A parallel coupled hydro-mechanical numerical simulator, TOUGH-GeoFEM has been developed. The simulator couples two parallel simulators proven on several massively parallel supercomputers: TOUGH2-MP is a non-isothermal multiphase and multicomponent fluid flow simulator for porous and fractured media; GeoFEM is a mechanical deformation simulator of solids. In this paper, formulations and coupling schemes of the simulator are firstly presented. Then numerical examples from a core-scale laboratory experiment and a field-scale CO2 injection are illustrated, in which the simulator well describes observed deformation behaviours of rocks under multiphase flow conditions. Additionally, we investigated the parallel performance of TOUGH-GeoFEM using a two million grid model, and obtained a reasonable scalability up to several tens of CPU cores.
As a promising measure against global warming, CCS (Carbon dioxide capture and storage) has been extensively studied over recent decades, and some large-scale projects are currently in operation worldwide. Carbon dioxide is captured from flue gases emitted from large sources such as coal-fired power plant, and injected and kept stored in a deep geologic formation for a long-term. Injection of carbon dioxide into geologic formations can cause some geomechanical impacts including uplift of ground surface, reactivation of faults, and failure of caprocks. Numerical simulation is an effective approach to predict such coupled hydro-geomechanical behaviors during the geologic storage of carbon dioxide. In recent years, coupled hydro-mechanical simulators have been developed for studying ground deformation (Rutqvist et al., 2009), seismic events (Rutqvist et al., 2016), caprock stability (Rutqvist et al., 2008).
However, for evaluating these impacts in practical CCS projects, the modeling works can be often computationally demanding. The size of numerical model may need to be large for representing spatial heterogeneity of reservoirs, covering a large geologic domain of storage complexes, investigating for detailed processes around injection wells, and so on. History matching study of hydro-geomechanical behaviors can give rise to further requirement of computational power (e.g. Rinaldi et al., 2017). To meet computational demands in such modeling works, numerical simulators capable of massively parallel computations serves a reasonable option.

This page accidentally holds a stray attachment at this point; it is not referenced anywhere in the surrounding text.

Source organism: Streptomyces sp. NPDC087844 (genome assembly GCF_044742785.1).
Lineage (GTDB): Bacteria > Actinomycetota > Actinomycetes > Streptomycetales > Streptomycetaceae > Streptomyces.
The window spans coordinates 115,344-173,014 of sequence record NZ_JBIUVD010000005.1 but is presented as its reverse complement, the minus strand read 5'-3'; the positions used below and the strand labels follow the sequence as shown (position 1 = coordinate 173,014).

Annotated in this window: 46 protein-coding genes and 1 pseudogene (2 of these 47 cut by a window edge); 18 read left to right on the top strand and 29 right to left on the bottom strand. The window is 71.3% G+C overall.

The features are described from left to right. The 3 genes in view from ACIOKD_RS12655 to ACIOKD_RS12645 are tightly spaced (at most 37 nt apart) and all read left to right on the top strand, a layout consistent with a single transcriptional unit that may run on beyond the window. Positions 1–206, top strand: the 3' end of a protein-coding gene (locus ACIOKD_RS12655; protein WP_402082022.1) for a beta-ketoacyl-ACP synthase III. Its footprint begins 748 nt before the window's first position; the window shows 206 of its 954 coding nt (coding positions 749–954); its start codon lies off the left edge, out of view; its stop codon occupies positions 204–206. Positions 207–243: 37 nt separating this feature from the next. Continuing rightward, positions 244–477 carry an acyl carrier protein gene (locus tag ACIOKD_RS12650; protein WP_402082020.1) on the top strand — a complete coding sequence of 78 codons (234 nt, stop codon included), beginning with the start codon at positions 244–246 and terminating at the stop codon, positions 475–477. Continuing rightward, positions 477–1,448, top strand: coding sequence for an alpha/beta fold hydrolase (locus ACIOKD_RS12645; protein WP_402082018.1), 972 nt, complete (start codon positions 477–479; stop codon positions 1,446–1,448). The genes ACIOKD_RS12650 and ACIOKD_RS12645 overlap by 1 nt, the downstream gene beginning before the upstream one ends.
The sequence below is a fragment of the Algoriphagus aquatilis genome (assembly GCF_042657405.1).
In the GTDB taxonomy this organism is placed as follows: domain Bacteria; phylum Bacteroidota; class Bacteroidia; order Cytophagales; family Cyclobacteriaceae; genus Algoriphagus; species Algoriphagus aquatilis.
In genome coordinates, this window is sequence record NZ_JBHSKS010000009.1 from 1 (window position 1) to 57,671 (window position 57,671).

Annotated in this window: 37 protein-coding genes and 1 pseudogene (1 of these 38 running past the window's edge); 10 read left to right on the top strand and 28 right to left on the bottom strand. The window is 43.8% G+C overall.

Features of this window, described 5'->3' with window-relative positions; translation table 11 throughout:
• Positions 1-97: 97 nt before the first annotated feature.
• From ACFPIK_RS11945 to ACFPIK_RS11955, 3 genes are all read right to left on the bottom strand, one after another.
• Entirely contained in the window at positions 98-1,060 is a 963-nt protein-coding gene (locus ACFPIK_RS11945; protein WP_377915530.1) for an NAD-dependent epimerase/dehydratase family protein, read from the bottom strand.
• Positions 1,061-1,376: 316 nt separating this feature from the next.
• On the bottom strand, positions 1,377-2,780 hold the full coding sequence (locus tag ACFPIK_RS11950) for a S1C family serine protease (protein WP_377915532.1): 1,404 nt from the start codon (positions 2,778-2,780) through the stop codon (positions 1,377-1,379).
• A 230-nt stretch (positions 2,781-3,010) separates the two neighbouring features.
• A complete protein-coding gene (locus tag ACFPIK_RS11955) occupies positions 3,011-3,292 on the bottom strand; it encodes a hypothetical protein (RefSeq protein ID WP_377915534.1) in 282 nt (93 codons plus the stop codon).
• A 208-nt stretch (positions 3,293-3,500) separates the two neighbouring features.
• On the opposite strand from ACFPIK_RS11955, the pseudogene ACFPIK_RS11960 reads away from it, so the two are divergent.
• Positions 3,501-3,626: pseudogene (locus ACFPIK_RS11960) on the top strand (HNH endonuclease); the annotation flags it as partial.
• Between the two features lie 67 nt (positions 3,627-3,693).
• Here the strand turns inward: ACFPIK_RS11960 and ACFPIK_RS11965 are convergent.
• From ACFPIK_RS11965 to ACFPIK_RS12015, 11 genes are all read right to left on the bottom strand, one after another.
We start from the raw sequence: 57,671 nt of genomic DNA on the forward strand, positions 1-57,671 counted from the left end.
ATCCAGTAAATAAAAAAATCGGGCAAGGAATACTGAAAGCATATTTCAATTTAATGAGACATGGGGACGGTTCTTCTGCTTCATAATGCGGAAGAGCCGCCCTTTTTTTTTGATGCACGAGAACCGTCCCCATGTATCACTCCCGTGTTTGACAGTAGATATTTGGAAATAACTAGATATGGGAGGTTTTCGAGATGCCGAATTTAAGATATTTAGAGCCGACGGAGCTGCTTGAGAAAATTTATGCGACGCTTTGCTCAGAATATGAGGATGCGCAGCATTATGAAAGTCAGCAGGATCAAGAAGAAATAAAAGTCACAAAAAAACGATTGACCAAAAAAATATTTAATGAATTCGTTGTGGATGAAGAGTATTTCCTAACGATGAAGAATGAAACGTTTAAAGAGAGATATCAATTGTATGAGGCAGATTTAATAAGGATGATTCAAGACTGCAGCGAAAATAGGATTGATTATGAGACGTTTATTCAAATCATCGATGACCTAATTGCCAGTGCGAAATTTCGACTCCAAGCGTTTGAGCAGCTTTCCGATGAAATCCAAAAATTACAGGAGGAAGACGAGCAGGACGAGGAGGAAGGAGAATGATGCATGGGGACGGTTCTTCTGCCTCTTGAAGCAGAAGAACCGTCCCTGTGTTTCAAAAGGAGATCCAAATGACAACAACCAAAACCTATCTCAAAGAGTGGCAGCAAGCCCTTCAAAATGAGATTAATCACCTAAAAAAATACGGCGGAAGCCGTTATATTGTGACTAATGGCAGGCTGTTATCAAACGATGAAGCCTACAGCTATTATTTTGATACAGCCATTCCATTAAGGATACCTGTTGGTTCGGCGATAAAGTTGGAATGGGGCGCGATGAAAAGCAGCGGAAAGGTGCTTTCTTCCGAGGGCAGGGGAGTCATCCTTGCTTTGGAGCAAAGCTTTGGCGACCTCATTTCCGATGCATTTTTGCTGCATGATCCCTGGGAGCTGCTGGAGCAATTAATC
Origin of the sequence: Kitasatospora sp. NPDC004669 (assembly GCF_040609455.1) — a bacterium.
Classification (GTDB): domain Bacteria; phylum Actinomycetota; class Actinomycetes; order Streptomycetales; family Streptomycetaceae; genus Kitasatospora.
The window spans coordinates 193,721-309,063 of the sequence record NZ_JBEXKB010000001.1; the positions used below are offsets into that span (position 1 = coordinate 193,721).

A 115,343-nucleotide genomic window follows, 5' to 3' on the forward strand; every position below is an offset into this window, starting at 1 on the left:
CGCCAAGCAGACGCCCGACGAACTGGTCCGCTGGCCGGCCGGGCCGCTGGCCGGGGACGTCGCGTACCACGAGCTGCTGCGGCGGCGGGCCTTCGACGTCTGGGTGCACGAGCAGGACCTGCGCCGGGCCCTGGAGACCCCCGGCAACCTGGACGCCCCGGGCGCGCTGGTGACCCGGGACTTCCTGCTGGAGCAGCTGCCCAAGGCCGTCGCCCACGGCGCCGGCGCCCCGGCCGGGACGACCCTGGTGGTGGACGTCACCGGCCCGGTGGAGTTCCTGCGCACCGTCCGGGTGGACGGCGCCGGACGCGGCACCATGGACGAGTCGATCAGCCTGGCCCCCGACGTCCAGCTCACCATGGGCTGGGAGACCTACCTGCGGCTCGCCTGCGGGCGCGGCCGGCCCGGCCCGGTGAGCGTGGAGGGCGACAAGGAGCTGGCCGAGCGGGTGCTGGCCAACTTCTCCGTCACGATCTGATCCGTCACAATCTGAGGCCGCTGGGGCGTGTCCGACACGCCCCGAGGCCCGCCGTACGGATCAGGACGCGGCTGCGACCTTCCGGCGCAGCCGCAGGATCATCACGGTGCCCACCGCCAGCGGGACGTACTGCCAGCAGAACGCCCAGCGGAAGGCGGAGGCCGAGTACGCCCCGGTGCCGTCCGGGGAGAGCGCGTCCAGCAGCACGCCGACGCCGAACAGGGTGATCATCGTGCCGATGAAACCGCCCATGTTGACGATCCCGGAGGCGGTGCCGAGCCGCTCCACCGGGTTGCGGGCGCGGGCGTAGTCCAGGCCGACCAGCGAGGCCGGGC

In this paper, we first describe a coupled hydro-geomechanics simulator for massively parallel computation, TOUGH-GeoFEM (Taisei Corporation, 2010). The simulator couples fluid flow simulator, TOUGH2-MP with a mechanical simulator, GeoFEM. Both codes are designed for massively parallel computing. Then some numerical examples for validation of TOUGH-GeoFEM are presented. First example is from a core-scale laboratory experiments that investigated small strain deformation of sandstone in elastic range under two phase flow condition during air-injection test by Goto et al. (2014). Second example is from a numerical simulation of uplift of land surface observed at In Salah CO2 storage project. Finally, the parallel performance of the TOUGH-GeoFEM measured for a simulation of CO2 injection with a few millions gridblock model is presented.